I cannot recall hearing a finer performance from the ENO Orchestra. Mark Wigglesworth’s conducting – he must be brought back as Music Director, with a settlement for the company to match – was the most intense I can recall in this work, perhaps in any Janáček opera. It grabbed one by the throat, just like the work of a great conductor in Wozzeck, and never relinquished its grip. It was not all fierceness, though; the open, sympathetic humanity of Janáček’s score shone through all the more warmly in the context of such an agón. The pounding repeated chords at the second half registered all the more strongly for the turmoil both onstage and in the world outside; but they were the orchestra’s and Wigglesworth’s too. Biting, ferocious, generative: they were everything a musico-dramatic prelude should and must be. As the lights flickered in duet with the xylophone, a world internal and external shook. Wagner has no monopoly in operatic renewal of Attic tragedy: this was a communal and, yes, a political rite.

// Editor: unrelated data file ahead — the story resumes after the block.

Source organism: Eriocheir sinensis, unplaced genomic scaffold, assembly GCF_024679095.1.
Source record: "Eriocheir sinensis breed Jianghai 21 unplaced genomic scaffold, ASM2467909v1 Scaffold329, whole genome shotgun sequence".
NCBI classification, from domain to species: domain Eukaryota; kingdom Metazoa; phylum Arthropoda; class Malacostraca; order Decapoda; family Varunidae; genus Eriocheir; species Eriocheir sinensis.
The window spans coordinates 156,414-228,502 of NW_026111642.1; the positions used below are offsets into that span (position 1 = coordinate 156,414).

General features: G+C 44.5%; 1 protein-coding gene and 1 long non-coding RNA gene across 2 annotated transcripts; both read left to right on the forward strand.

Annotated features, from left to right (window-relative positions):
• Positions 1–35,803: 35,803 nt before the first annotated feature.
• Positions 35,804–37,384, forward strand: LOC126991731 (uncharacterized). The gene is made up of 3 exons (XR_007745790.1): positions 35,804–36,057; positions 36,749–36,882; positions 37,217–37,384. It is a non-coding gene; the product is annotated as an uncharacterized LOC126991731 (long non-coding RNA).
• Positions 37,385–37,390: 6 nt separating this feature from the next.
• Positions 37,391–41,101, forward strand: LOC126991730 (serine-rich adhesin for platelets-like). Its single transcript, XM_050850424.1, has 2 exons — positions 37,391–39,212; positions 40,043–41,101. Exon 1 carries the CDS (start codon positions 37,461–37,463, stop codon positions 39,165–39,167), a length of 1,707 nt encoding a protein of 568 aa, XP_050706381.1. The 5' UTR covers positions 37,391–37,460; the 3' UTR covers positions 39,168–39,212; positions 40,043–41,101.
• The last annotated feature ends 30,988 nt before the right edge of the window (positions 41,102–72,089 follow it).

That warm sympathy was equally apparent in Laura Wilde’s lovely account of the title role. This was no stock object of sympathy, of circumstance; we experienced her agonies, but as an agent too, albeit, like us, an agent constrained, (near-)destroyed by her ‘community’. Michaela Martens, almost the only returning member of the 2009 cast, again presented a woman of strength as well as goodness, that strength smashed to pieces – how broken she looked and behaved in the third act! – by what she had done. Vocally, she soared; dramatically, in the very best sense, she plummeted. Valerie Reid was similarly broken by that stage as Grandmother Buryja. She intrigued, as the finest performances of this curious role will: we knew that she and whatever mistakes she had made were fundamental to the tragedy unfolding, without ever quite knowing what they had been. We guessed, though, thus making us complicit with the chorus of terror. Its magnificent contribution throughout, beyond ‘visceral’, if something can be so, was yet another standing rebuke to the encircling vultures: ironically so, given its members roles as just that.